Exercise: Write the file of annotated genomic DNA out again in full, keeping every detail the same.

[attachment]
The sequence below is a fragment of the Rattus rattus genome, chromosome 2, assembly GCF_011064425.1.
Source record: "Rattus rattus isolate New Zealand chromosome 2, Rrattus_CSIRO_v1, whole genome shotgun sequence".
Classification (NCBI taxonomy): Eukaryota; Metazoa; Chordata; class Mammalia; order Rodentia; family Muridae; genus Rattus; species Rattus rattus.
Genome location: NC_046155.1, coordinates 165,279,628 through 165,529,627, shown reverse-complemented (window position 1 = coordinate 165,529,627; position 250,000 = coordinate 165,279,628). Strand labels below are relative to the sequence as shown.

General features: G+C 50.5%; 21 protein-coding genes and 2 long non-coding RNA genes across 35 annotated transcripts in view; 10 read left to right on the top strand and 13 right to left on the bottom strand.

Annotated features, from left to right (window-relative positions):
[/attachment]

The sequence below is a fragment of the Rattus rattus genome, chromosome 2, assembly GCF_011064425.1.
Source record: "Rattus rattus isolate New Zealand chromosome 2, Rrattus_CSIRO_v1, whole genome shotgun sequence".
Classification (NCBI taxonomy): Eukaryota; Metazoa; Chordata; class Mammalia; order Rodentia; family Muridae; genus Rattus; species Rattus rattus.
Genome location: NC_046155.1, coordinates 165,279,628 through 165,529,627, shown reverse-complemented (window position 1 = coordinate 165,529,627; position 250,000 = coordinate 165,279,628). Strand labels below are relative to the sequence as shown.

General features: G+C 50.5%; 21 protein-coding genes and 2 long non-coding RNA genes across 35 annotated transcripts in view; 10 read left to right on the top strand and 13 right to left on the bottom strand.

Annotated features, from left to right (window-relative positions):